Orange Is the New Black
I usually use television to escape from reality, not to have some sort of authentic experience. If I wanted to learn what life is really like for female inmates in a federal prison, I would watch some Vice streaming-video presentation on Snapchat Discover, I wouldn’t watch Orange Is the New Black. However, I still need the show to seem like the events depicted in it would actually happen in the real world, at least in extreme enough circumstances.
That was my problem with the last season finale. It’s very rare that we hear about prison breaks (though this story is certainly poking some holes in my argument), and we certainly never hear about inmates breaking out of prison, being run over by another inmate who also broke out of prison in a stolen van, and a flock of nuns standing at the front gate who are sent scattering because of the getaway car. Really, it was the nuns that were over the line for me. Are we really supposed to believe all of that would actually happen?
I have the same problem with Piper and her Whispers panty-stealing scam. I like that she was stealing lacy underthings to make herself feel beautiful or powerful in an environment that is not only bereft of joy but also seems bereft of all color, from the khaki-colored peas to the muted blue of the guards’ uniforms. Seeing something hot pink after all that time in the drab confines must be like eating a sandwich made out of bacon and two Snickers bars after being on a juice cleanse. (I do not know what that tastes like from personal experience.)
Now we’re supposed to believe that Piper and Alex are going to run a stinky panty ring from inside prison so that they can make some money off of perverts who want to inhale the scent of incarcerated undercarriages? I just don’t buy it. It’s far too wacky. It also doesn’t really service the characters. Sure, Piper is someone who is both attracted to and reticent of danger, but she’s never been one to try to get rich quick like some of the other ladies (just look at Lorna playing MASH). Suddenly she’s like Ralph Kramden with a criminal record.
Sure, this makes for a fun little plot, but it seems like the writers came up with this idea and then wrapped the action of the season and the characters around to get to it, rather than having the action come out of something intrinsic in the characters they already created. This season has mostly been about the things women do to survive psychologically in prison — Poussey’s drinking, Red’s power grab, Lorna’s string of suitors — and this fits in nicely with that, but it still seems a little too silly for my tastes.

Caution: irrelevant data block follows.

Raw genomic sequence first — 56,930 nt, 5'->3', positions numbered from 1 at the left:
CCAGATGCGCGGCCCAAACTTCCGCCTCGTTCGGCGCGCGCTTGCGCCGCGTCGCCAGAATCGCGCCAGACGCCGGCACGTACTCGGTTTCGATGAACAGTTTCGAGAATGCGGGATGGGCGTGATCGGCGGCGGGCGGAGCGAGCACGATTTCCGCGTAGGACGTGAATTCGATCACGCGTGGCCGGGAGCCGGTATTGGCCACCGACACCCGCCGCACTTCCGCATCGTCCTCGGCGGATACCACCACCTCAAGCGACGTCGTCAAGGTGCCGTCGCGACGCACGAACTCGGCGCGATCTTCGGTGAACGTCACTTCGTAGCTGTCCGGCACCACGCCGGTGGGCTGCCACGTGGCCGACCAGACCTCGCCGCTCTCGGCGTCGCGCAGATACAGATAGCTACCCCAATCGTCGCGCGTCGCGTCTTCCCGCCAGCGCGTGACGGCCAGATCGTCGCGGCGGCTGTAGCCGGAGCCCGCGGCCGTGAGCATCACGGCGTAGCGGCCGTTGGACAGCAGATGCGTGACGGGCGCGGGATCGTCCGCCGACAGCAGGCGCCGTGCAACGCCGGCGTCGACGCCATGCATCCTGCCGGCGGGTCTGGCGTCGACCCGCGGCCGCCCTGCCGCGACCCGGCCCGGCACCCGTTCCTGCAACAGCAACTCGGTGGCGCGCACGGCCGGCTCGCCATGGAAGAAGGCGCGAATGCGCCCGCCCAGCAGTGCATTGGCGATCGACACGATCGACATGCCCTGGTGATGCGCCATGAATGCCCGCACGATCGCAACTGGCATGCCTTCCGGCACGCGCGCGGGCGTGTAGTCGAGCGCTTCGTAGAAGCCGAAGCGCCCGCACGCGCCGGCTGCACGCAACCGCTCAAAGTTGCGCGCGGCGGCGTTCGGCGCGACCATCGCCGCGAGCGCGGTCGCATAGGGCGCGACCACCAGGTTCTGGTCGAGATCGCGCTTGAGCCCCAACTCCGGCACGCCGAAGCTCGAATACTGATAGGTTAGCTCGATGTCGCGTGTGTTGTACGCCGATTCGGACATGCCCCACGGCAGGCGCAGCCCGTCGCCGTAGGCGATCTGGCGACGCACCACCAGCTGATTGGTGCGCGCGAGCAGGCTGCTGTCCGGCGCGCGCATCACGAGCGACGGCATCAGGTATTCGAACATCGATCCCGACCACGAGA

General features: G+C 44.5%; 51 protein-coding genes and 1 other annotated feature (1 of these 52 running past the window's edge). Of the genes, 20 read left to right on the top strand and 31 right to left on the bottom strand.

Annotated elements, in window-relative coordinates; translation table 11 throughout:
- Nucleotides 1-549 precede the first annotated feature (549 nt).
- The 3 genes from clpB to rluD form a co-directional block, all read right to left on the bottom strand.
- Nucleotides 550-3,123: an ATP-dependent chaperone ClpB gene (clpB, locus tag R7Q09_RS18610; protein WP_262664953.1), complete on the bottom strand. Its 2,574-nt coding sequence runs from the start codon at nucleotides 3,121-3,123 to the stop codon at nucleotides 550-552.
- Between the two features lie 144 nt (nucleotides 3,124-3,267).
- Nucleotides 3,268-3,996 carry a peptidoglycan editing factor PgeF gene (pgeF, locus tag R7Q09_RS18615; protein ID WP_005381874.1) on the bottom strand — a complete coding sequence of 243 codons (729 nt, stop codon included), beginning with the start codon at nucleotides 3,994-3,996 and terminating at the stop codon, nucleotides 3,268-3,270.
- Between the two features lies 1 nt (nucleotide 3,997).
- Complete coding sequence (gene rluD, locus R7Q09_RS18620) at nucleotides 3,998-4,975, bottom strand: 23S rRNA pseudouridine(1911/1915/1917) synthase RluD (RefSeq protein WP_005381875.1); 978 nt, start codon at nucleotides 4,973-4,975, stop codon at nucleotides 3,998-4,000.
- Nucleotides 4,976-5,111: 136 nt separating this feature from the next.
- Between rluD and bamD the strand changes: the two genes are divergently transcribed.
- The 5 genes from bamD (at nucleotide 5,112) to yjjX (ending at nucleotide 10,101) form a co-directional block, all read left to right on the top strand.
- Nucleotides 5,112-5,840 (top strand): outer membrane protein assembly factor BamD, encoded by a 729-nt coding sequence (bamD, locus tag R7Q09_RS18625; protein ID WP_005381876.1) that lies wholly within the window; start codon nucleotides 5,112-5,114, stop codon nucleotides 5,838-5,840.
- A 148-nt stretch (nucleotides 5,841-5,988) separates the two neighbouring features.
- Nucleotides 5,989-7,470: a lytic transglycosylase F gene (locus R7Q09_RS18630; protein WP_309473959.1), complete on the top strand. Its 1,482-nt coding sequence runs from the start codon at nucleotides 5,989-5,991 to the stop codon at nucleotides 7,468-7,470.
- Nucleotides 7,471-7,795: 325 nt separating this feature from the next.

And then there’s Aussie, Piper’s new girlfriend. (Her character’s name is Stella, according to the internet, but I’m calling her Aussie until we learn her name on the show.) I had a theory that she was actually a Whispers Inc. plant. She was hired by them to work alongside the inmates to see if they were stealing or doing anything suspicious, since their liaison in the sweatshop seems like all he does is roll around in his desk chair. We’ve never seen her before, so maybe they just inserted her into the workroom hoping that none of the other inmates would notice a new face either (and that would account for Piper’s speech earlier in the season about how she didn’t even notice someone with a giant birthmark on her face for months, even though she saw her every day). Then, when Piper said she could make an extra pair of panties out of the extra fabric, she said drolly, “This is property of Whispers Inc.,” like it was part of her job to dissuade theft. However, at the end of the episode, she’s wearing the panties to get her stink all over them, so there went that theory.